Motorola brings back old favorites and adds a Moto C line that offers “Unlimited Essentials.”

The latest leak from Evan Blass should get fans of Motorola phones excited.

In a leaked slide we get to see Motorola’s 2017 lineup, including the introduction of a new Moto C line. According to the photo, there are nine phones expected this year to cover everything from value shoppers to enthusiasts.

Motorola 2017 [via tip]

— Evan Blass (@evleaks) May 14, 2017

While seeing a return most of these phones isn’t unexpected, the new addition of the Moto C is intriguing. According to the leak, it will offer “Unlimited Essentials” which could mean anything. We expect it will be a budget-friendly model that can offer a no-frills experience for folks who aren’t looking for things like Moto Mods or other bells and whistles. It all depends on the meaning of essential to Motorola’s marketing team.

We’re also looking forward to some features from the existing lines, like 3D Glass for the Moto X (which promises “Unlimited Perfection”) and a dual-camera setup in the 2017 Moto GS+ which appears to replace the Moto G5 and G5+. No word on exactly when Motorola will make any of these phones official, but considering the source of the leak we’re betting that this is exactly what we’ll see from Moto throughout the year.

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You can now buy the LG G6 in the U.S.

One of our favorite phones of 2017 so far is now available on American shores. The big four U.S. carriers have started selling the LG G6, and all are offering a free Google Home, courtesy of LG, if you order your G6 before April 30.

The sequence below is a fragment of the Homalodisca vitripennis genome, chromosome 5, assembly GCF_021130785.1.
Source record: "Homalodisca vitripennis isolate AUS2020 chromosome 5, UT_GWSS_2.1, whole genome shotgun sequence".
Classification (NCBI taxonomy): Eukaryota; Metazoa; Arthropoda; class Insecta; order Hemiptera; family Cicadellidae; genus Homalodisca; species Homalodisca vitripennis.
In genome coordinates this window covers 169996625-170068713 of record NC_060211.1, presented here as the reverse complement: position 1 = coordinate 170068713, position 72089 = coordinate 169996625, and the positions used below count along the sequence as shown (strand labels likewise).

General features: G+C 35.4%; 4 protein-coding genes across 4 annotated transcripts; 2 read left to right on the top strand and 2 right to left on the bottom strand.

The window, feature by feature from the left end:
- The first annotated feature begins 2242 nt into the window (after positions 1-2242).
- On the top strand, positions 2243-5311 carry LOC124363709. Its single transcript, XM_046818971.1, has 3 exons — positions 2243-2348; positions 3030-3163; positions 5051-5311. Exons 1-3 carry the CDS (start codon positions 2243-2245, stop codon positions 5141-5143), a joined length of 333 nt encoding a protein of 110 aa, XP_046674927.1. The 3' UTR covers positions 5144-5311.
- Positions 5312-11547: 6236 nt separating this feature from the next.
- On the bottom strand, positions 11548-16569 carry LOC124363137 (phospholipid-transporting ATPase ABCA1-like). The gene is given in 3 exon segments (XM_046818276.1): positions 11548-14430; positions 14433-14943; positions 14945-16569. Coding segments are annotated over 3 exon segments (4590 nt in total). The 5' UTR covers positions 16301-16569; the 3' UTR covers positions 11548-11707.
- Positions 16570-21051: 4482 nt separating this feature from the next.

Buy the LG G6 from Verizon

Verizon is offering the G6 for $28 per month with $0 down, or $672 if you’re paying the full retail price, in black and platinum colors.

See at Verizon

Buy the LG G6 from AT&T

AT&T has the same two colors available for $24 per month, or $719.99 outright, with pre-orders shipping now. Get your G6 on a two-year AT&T Next deal and the carrier will hook you up with an LG Watch Sport for $49.99. (That’s in addition to LG’s separate promotion for a free Google Home.)

See at AT&T

Buy the LG G6 from Sprint

Over on Sprint, it’s $29.50 monthly on a 24-month plan, or $299.99 with a 24-month contract. Full retail price is $708, and Sprint is throwing in a free 49-inch LG TV to sweeten the deal — again, on top of that free Google Home.

See at Sprint

Buy the LG G6 from T-Mobile

T-Mo’s G6 will set you back $650 outright, or 24 payments of $26 after $26 down, with the same free Google Home promotion if you buy before April 30.

See at T-Mobile

Buy the LG G6 from other retailers

B&H Photo has the U.S. unlocked G6 (LG-US997) available for $599.99, as does Amazon for the same price. Best Buy has it for $699.99 but it should get a price drop shortly.

Picking up a G6? Hit the comments and let us know!

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The future of Android updates is upon us … sort of.

For the Android enthusiasts among us, Google’s announcement of Project Treble felt like a message straight from the heavens. The new system, coming in Android O, lays the groundwork for Android devices to have proper separation between the core of Android and the necessary (and unnecessary) customizations device manufacturers need to apply before sending out software updates. Functionally, it means Google can update its own parts of Android without disturbing the OEM interface on top or the low-level device-specific firmware underneath. Reaction on Twitter and in the comments of our articles took this announcement as a sign that the utopian future of Android updates is finally here.